When You Just Have to Go, There's Airpnp
WHY YOU SHOULD CARE
Need to pee? There’s an app for that.
By Lorena O'Neil
Mardi Gras isn’t just about floats, parades and beads — it’s also about pee. Lots and lots of pee.
Public urination arrests are common during Carnival season in New Orleans, which is in full swing ahead of Mardi Gras next Tuesday, and it’s not only because residents and tourists are trying to be lewd. Many times they just can’t find a bathroom to use along the parade route. The lack of bathrooms is so common there’s even an entire song about it.
Gaudin says Airpnp hopes to eventually get sponsors from toilet paper companies like Charmin.
Enter self-proclaimed “entre-pee-neurs” Max Gaudin and Travis Laurendine with their brand new Web app, Airpnp.
“All of those people are filling up with beer, and that needs to go somewhere ultimately,” says Gaudin, referring to the more than one million people who attend the Mardi Gras parades each year. “We are doing a public service by trying to ensure less people are peeing all over the streets of New Orleans.”
Airpnp functions a lot like Airbnb. (Duh.) Residents and businesses can rent out their private bathrooms or Port-A-Potties for a small fee. They take pictures of their porcelain thrones, describe the cleanliness of the bathroom, provide the location and name a price. Once patrons are done doing their business, they can go on to the Web app’s “rate my pee” section, ranking the bathroom on things like cleanliness, whether the restroom resembled the photos, how much ply the toilet paper had, etc. Eventually, Airpnp might add a way for bathroom owners to rate users as well.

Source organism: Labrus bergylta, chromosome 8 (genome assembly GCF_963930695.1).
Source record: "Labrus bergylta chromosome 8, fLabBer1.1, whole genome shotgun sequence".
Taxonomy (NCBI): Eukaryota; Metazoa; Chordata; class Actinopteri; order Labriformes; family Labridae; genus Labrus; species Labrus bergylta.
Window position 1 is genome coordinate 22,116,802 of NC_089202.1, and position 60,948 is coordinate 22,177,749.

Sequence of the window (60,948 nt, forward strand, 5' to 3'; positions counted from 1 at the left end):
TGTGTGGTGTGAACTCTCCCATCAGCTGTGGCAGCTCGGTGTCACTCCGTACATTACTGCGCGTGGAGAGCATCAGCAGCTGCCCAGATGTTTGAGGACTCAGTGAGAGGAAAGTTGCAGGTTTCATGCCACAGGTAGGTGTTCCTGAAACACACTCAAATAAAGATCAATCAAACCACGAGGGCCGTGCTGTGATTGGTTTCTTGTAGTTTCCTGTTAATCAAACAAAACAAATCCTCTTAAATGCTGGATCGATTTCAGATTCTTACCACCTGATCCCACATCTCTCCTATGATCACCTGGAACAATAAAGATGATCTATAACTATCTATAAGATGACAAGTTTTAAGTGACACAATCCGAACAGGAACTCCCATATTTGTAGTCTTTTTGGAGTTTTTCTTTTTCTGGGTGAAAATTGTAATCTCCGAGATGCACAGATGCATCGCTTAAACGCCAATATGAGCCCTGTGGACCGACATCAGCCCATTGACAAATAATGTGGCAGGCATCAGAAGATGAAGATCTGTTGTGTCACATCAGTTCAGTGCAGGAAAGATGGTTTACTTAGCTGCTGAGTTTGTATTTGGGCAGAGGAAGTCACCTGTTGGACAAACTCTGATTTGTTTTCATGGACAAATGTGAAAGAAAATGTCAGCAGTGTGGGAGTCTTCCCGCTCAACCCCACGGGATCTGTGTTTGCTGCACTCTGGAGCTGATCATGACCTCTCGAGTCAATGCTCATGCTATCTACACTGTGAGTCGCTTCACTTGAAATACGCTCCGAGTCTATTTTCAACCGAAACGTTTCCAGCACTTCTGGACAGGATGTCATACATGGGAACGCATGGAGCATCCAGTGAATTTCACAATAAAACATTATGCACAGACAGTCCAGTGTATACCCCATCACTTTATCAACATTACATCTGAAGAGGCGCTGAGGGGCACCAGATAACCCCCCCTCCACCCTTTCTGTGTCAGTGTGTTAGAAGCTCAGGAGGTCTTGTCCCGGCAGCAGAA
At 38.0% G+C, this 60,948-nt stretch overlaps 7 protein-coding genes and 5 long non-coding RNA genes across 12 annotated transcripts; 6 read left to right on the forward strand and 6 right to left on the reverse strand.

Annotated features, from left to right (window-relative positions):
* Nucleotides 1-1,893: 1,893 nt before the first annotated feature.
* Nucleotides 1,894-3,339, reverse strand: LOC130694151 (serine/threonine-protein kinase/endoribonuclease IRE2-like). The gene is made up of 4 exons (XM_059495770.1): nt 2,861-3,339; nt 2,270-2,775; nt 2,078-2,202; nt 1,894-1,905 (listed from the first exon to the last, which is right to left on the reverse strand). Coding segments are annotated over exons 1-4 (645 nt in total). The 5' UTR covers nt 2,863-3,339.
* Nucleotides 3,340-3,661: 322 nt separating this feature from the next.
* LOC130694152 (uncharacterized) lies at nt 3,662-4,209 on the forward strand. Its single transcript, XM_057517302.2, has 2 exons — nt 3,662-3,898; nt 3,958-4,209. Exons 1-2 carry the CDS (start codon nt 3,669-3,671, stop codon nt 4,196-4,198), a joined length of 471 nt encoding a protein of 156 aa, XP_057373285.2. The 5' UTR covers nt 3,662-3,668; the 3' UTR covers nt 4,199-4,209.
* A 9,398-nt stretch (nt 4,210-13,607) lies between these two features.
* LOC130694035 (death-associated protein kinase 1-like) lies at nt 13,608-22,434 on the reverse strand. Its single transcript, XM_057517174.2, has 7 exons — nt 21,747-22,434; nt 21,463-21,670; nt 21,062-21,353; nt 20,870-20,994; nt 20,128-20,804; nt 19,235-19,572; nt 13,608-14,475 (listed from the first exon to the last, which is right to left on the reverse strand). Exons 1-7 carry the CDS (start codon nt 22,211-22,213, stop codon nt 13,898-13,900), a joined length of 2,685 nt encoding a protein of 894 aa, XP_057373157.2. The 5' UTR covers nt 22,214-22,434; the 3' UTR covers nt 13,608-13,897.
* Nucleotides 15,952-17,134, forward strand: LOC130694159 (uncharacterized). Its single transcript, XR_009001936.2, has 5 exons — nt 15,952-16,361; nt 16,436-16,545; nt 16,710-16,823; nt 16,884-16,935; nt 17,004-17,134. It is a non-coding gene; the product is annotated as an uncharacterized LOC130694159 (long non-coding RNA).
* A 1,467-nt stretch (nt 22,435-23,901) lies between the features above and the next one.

“Naturally the best bathrooms will rise to the top,” says Gaudin. “Depending on how much the pee is flowing, it would cost more or less.”
The idea started out as a joke for Gaudin, an entrepreneur running an online restaurant training site, and his business partner Laurendine, who works in music production. Enough of their friends said they should try it out, so they bought the domain on February 17 and put up a splash page. By the Web app’s launch on Friday the 21st, more than 1,200 people had signed up. It has been shared more than 3,000 times on Facebook. Turns out, a steady stream of potty humor makes social media and marketing flow easily.
Their timing goes well with the city council’s decision this year banning private Port-A-Potties from public ground, reducing the already scant number of places to relieve oneself on the parade routes.
Gaudin says he and Laurendine would like to expand Airpnp past Mardi Gras to other cities with large events and festivals where people have a large need to use the bathroom. He says he’d like to create many more entre-pee-neurs who can make money by renting out their bathrooms. While he was at first worried people might mind having strangers using their commodes, last weekend’s initial test didn’t result in any concerns.
We are doing a public service by trying to ensure less people are peeing all over the streets…
“Nobody’s innovated on the Port-A-Potty yet,” he points out. Gaudin adds that he can apply the sharing economy business model to other locations in a similar way Airbnb and Uber did with bedrooms and cars. ”The younger generation, we would prefer, unfortunately, not to talk to anyone and just do our business, so to say.”
So don’t be alarmed by that stranger you see running into your bathroom. That’s just money in the bank for you, my friend.